Abstract

Changes in the kinds and properties of minerals in the Adirondack paragneiss are related to its progressive metamorphism. The least altered gneiss at Emeryville, New York, consists of quartz, biotite, and oligoclase, with small amounts of muscovite and microcline. This assemblage formed at about 500° C under a lithostatic load of about 5 miles. As the least altered geneiss is traced northeastward into what was a deeper, hotter environment of metamorphism the biotite and muscovite react to produce garnet; K2O, SiO2, and water are expelled. At Colton, New York, 35 miles northeast of Emeryville, temperatures of metamorphism probably reached 600° C. There, the least altered gneiss consists of quartz, calcic oligoclase, biotite, garnet, and accessory K feldspar. Migmatitic and granitized paragneiss throughout the region is enriched in K feldspar and depleted in biotite, garnet, and plagioclase.

The microcline in least altered gneiss at Emeryville occupies 1–5 per cent of the rock. It is distinctly perthitic and contains up to 2 weight per cent Na2O, 0.2 to 0.3 per cent BaO, and from 300 to 2600 parts per million Sr. With increasing grade of metamorphism gridiron twinning disappears (orthoclase appears?), and Na2O content increases to 2.4 per cent.

The K feldspar in the migmatite and granitized gneiss throughout the Emeryville–Colton region is almost wholly a perthitic microcline, with some abrupt and local variations in amounts of Na, Ba, and Sr. These variations in alkalis occur within individual bodies of granitic gneiss, and between microcline in these bodies and the microcline porphyroblasts in the enveloping paragneiss.

Plagioclase in the least altered gneiss at Emeryville averages Ab 73, forms about 40 per cent by volume of the rock and shows a separation of forumla and 2θ(131) of 1.61. Only 5 per cent of the plagioclase is visibly twinned (albite and pericline types). Most grains are sercitized. Zoning is very rare. With increasing grade of metamorphism plagioclase in the least altered gneiss becomes more abundant, coarser-grained, and profusely twinned (largely albite twinning). At Colton, plagioclase forms half the rock and is Ab 67 with forumla – 2θ(131) of 1.71.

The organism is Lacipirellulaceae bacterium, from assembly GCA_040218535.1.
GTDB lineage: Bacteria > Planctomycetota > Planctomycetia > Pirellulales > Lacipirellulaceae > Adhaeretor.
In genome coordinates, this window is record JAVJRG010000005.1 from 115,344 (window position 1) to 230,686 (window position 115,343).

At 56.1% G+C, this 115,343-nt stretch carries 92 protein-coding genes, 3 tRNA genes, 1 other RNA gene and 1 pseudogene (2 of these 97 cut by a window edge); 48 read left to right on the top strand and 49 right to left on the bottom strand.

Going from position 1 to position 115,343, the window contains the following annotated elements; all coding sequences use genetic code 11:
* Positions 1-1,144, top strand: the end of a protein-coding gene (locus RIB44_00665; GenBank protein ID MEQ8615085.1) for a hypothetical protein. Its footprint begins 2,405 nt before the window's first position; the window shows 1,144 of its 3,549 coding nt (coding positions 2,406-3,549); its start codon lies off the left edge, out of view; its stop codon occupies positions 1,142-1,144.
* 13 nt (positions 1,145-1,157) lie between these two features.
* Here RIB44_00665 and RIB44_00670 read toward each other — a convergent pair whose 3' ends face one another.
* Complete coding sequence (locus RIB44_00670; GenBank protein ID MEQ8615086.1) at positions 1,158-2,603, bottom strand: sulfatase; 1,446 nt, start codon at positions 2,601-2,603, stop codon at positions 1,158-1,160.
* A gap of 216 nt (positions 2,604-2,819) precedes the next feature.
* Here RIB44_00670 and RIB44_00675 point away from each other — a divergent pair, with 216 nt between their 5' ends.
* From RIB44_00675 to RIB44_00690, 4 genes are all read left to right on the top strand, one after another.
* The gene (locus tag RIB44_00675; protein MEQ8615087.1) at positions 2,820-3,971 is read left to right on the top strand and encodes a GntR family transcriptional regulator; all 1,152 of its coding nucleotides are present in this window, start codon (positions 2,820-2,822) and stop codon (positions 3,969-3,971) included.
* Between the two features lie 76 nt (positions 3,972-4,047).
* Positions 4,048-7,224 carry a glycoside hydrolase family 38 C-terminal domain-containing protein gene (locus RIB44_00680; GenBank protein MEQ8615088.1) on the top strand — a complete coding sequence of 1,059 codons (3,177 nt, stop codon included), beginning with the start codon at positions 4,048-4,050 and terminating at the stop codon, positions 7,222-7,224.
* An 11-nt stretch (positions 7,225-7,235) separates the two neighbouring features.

Plagioclase in migmatite and granitized gneiss decreases in volume and Ab content as K feldspar content of these rocks increases. The average granitic gneiss at Emeryville contains about 30 per cent plagioclase of Ab 86.

A greenish-brown, Al-rich biotite constitutes 18 per cent of the least altered gneiss at Emeryville. With progressive metamorphism biotite decreases in volume, in size of unit cell, and in its content of Fe2O3, FeO, OH, Sc, and Mn. Grain size increases, as do amounts of TiO2, MgO, Ba, Cr, F, V, and probably in Ca. Color changes to deep reddish brown as a function of the increasing ratio of TiO2:FeO. Nz and density undergo small, less consistent changes. The 1M polymorphs predominate, but 2M forms are not uncommon. There is no correlation of polymorphic type with grade of metamorphism. Granitization of gneiss results in the decomposition of biotite, which forms less than 10 per cent by volume of the average granitic gneiss. Biotite of the incipiently granitized gneiss is very similar in composition to that in associated least altered gneiss.